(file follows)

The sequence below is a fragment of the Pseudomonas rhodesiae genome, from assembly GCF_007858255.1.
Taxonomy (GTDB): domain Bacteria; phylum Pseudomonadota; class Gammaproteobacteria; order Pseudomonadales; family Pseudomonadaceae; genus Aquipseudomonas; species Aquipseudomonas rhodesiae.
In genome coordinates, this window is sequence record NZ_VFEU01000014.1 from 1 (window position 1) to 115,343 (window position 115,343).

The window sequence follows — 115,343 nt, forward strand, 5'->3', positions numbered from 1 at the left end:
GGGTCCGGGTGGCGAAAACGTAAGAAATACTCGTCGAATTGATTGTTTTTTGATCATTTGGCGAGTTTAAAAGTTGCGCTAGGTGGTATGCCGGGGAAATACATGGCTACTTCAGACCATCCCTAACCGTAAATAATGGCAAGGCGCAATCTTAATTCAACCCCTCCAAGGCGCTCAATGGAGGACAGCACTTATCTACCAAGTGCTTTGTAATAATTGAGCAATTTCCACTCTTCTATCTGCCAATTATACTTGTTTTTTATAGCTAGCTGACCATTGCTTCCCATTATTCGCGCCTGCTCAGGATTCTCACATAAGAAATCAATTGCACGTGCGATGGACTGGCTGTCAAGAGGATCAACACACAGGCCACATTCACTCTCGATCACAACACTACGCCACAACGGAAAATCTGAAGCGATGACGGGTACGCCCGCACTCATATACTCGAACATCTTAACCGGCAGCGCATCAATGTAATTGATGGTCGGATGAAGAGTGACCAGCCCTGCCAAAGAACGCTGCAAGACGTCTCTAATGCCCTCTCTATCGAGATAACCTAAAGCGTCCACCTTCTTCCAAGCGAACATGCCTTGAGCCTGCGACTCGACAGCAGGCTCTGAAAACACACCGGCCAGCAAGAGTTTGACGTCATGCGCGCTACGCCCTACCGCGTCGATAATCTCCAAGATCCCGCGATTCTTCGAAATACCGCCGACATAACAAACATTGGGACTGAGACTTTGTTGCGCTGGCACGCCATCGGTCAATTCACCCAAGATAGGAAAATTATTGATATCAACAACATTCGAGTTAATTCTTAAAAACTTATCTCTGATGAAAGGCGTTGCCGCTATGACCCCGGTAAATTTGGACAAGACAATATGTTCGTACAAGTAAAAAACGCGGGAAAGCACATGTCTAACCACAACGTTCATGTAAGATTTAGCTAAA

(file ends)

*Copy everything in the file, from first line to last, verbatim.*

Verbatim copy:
The sequence below is a fragment of the Pseudomonas rhodesiae genome, from assembly GCF_007858255.1.
Taxonomy (GTDB): domain Bacteria; phylum Pseudomonadota; class Gammaproteobacteria; order Pseudomonadales; family Pseudomonadaceae; genus Aquipseudomonas; species Aquipseudomonas rhodesiae.
In genome coordinates, this window is sequence record NZ_VFEU01000014.1 from 1 (window position 1) to 115,343 (window position 115,343).

The window sequence follows — 115,343 nt, forward strand, 5'->3', positions numbered from 1 at the left end:
GGGTCCGGGTGGCGAAAACGTAAGAAATACTCGTCGAATTGATTGTTTTTTGATCATTTGGCGAGTTTAAAAGTTGCGCTAGGTGGTATGCCGGGGAAATACATGGCTACTTCAGACCATCCCTAACCGTAAATAATGGCAAGGCGCAATCTTAATTCAACCCCTCCAAGGCGCTCAATGGAGGACAGCACTTATCTACCAAGTGCTTTGTAATAATTGAGCAATTTCCACTCTTCTATCTGCCAATTATACTTGTTTTTTATAGCTAGCTGACCATTGCTTCCCATTATTCGCGCCTGCTCAGGATTCTCACATAAGAAATCAATTGCACGTGCGATGGACTGGCTGTCAAGAGGATCAACACACAGGCCACATTCACTCTCGATCACAACACTACGCCACAACGGAAAATCTGAAGCGATGACGGGTACGCCCGCACTCATATACTCGAACATCTTAACCGGCAGCGCATCAATGTAATTGATGGTCGGATGAAGAGTGACCAGCCCTGCCAAAGAACGCTGCAAGACGTCTCTAATGCCCTCTCTATCGAGATAACCTAAAGCGTCCACCTTCTTCCAAGCGAACATGCCTTGAGCCTGCGACTCGACAGCAGGCTCTGAAAACACACCGGCCAGCAAGAGTTTGACGTCATGCGCGCTACGCCCTACCGCGTCGATAATCTCCAAGATCCCGCGATTCTTCGAAATACCGCCGACATAACAAACATTGGGACTGAGACTTTGTTGCGCTGGCACGCCATCGGTCAATTCACCCAAGATAGGAAAATTATTGATATCAACAACATTCGAGTTAATTCTTAAAAACTTATCTCTGATGAAAGGCGTTGCCGCTATGACCCCGGTAAATTTGGACAAGACAATATGTTCGTACAAGTAAAAAACGCGGGAAAGCACATGTCTAACCACAACGTTCATGTAAGATTTAGCTAAA